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Curator of Diptera's blog

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So I have been travelling a fair bit recently and the only way that I could fit in writing this blog is because I have been grounded due to a blizzard in Istanbul! However, this has afforded me two days to look through some of the material from the previous collecting trips, one of which was South Africa.

 

The South Africa trip was a consortium from the Natural History Museum consisting of 2 Bryozoan experts, 1 Coleopterist, 1 Protist specialist and me. Beth Okamura (Team leader), Mary Spencer-Jones (mostly spends her time in waders), Peter Hammond (retired and relaxed, samples with a pipe- very dapper), Dave Bass (strange views on bird taxonomy) and I, respectively. We were based at the University of Cape Town, which offers some of the best views that a University anywhere could, under the wing of Cecile Reed, who is one of the most helpful people you could imagine. Between her and her colleagues I was told of sites, they collected some mosquitoes for me and also donated for the NHM 2 mantophasmids!!! (a lot smaller than I was expecting) which increased the collections by 20%

 

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Dave enjoying the experience of chest waders.....

 

So we left at the end of a cold miserable November in the UK and arrived in glorious sunshine. Dave and I were staying in the Western Cape for the whole of the trip whilst the others were off to seek bryozoans in pastures new (or rivers and dams new). Bryozoans are tiny colonial organisms and I had only ever seen them in marine environments before. I thought that my field work was frustrating at times but I take my hat off to them as they were searching for minute colonies which may only consist of a handful of individuals to start with….

 

We were lodged for the majority in a fine old house that offered many advantages, not at least a swimming pool, a Braar (South African Bar-b-que) (the former was very good at catching robberflies), a good wine fridge and a very friendly dog – all of which are good after a day in the field.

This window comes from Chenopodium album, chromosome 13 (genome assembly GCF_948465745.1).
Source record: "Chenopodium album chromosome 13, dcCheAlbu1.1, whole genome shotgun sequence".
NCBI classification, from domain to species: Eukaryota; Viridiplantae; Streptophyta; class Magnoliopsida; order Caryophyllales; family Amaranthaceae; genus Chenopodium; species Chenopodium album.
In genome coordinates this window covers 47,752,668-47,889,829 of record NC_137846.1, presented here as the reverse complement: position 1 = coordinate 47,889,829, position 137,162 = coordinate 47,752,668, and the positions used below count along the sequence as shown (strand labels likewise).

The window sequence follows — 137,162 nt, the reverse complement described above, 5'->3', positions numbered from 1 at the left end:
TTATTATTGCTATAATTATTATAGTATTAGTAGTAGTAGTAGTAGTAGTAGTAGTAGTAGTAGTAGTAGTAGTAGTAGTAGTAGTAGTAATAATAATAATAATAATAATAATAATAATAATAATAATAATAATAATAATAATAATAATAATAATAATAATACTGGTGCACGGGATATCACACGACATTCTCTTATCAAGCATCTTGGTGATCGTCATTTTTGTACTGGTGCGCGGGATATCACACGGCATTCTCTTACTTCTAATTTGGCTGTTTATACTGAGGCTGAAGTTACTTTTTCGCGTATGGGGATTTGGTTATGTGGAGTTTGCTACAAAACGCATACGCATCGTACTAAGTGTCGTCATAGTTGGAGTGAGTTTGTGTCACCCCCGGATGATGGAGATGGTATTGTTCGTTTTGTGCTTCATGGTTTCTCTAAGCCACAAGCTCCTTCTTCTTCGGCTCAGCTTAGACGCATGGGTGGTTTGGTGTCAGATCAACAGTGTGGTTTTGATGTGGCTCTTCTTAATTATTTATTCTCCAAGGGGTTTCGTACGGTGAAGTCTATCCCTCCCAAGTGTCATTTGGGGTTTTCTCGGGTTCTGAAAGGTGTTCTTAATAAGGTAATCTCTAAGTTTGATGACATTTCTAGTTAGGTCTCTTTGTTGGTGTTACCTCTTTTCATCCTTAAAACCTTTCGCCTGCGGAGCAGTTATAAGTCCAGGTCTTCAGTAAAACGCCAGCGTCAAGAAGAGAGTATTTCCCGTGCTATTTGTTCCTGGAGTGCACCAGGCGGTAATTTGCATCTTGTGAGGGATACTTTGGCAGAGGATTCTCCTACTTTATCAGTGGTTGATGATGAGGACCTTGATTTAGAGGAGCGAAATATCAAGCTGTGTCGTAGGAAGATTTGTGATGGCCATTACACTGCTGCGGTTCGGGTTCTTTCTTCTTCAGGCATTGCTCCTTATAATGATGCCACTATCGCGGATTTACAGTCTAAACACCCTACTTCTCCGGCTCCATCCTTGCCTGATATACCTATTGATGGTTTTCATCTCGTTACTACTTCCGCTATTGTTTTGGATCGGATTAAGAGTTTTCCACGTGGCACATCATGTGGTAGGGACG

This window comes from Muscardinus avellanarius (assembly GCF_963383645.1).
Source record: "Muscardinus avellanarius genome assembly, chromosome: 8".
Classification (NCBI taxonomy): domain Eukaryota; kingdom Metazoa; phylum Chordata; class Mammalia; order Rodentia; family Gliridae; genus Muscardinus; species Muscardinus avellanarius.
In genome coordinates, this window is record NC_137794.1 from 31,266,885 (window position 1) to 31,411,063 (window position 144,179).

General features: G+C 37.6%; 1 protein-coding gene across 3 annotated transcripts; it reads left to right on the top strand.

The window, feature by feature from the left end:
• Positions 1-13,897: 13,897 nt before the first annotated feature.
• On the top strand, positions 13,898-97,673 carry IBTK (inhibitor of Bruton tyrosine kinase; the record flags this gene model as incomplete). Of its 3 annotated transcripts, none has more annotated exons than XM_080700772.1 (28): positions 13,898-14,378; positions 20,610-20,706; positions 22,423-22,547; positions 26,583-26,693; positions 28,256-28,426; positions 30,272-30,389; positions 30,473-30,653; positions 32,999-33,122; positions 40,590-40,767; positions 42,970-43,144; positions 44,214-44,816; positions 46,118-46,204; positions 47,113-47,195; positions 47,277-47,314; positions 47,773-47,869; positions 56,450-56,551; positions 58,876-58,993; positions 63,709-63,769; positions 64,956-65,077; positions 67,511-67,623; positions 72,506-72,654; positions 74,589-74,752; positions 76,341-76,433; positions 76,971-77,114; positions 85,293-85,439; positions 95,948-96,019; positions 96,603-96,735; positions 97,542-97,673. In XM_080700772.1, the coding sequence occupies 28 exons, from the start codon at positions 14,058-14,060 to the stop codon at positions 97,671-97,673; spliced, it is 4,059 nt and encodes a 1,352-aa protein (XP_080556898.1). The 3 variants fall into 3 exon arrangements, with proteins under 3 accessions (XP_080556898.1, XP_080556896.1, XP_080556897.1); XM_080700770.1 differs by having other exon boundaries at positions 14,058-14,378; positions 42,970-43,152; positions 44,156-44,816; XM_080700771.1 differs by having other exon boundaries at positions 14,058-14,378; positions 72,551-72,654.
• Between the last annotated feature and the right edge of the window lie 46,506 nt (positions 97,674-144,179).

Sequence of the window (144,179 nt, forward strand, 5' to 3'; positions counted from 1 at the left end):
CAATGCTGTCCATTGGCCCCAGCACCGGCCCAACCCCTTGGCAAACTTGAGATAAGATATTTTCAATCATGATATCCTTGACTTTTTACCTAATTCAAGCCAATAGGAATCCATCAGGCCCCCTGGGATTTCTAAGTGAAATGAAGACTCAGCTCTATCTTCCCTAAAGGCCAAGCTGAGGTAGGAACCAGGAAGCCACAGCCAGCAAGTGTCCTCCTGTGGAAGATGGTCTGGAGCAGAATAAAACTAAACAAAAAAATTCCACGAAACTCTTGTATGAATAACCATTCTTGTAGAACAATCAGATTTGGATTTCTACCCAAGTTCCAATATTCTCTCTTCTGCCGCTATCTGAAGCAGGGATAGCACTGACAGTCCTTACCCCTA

Our first day of sampling was at Rondervlei Nature Reserve, which was gorgeous. I had not registered how windy it could get though which was actually a blessing on days of very intense sunshine. Rondervlei was a wonderful wetland reserve sporting a large wildfowl community and a population of hippos although we did not see them that day. But more excitingly for me, my first fly was an acrocerid!! A humpbacked fly- they are some of my favourites as they are brightly coloured, look amazing and have a fascinating life history involving firing offspring into nests. Lots of very cool asilids everywhere too. But no mosquitoes..

 

…in fact I did not find any for ages….

 

We sampled at Betty’s Bay, Raapenberg Bird Sanctuary, Western Lakes, along ditches, amongst reeds and still I did not find any mosquitoes…

 

However, there were other things to keep me entertained!!

 

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A magnificent Spoonbill

 

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And these cheeky little things....

 

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(A bit like me...)